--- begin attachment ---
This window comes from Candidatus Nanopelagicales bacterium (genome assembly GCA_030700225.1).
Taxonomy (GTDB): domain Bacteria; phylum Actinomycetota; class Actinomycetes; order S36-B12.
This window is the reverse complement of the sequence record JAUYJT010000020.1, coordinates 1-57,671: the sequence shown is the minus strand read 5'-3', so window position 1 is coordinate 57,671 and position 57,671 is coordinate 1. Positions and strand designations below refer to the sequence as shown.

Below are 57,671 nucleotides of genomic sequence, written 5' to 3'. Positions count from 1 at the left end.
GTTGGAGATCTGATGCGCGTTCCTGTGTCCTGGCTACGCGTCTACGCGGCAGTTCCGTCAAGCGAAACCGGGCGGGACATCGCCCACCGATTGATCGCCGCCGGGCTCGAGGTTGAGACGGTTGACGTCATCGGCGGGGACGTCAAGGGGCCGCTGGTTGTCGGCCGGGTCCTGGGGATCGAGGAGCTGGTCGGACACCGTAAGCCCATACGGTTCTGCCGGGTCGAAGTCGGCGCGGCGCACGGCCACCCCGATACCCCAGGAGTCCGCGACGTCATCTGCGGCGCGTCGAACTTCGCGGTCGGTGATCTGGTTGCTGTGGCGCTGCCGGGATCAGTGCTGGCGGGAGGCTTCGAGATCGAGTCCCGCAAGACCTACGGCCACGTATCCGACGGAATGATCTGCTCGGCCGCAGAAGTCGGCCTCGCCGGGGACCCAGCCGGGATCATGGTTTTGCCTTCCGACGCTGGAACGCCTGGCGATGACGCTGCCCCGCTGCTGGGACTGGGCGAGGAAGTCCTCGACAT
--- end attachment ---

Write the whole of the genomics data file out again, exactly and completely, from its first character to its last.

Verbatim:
This window comes from Candidatus Nanopelagicales bacterium (genome assembly GCA_030700225.1).
Taxonomy (GTDB): domain Bacteria; phylum Actinomycetota; class Actinomycetes; order S36-B12.
This window is the reverse complement of the sequence record JAUYJT010000020.1, coordinates 1-57,671: the sequence shown is the minus strand read 5'-3', so window position 1 is coordinate 57,671 and position 57,671 is coordinate 1. Positions and strand designations below refer to the sequence as shown.

Below are 57,671 nucleotides of genomic sequence, written 5' to 3'. Positions count from 1 at the left end.
GTTGGAGATCTGATGCGCGTTCCTGTGTCCTGGCTACGCGTCTACGCGGCAGTTCCGTCAAGCGAAACCGGGCGGGACATCGCCCACCGATTGATCGCCGCCGGGCTCGAGGTTGAGACGGTTGACGTCATCGGCGGGGACGTCAAGGGGCCGCTGGTTGTCGGCCGGGTCCTGGGGATCGAGGAGCTGGTCGGACACCGTAAGCCCATACGGTTCTGCCGGGTCGAAGTCGGCGCGGCGCACGGCCACCCCGATACCCCAGGAGTCCGCGACGTCATCTGCGGCGCGTCGAACTTCGCGGTCGGTGATCTGGTTGCTGTGGCGCTGCCGGGATCAGTGCTGGCGGGAGGCTTCGAGATCGAGTCCCGCAAGACCTACGGCCACGTATCCGACGGAATGATCTGCTCGGCCGCAGAAGTCGGCCTCGCCGGGGACCCAGCCGGGATCATGGTTTTGCCTTCCGACGCTGGAACGCCTGGCGATGACGCTGCCCCGCTGCTGGGACTGGGCGAGGAAGTCCTCGACAT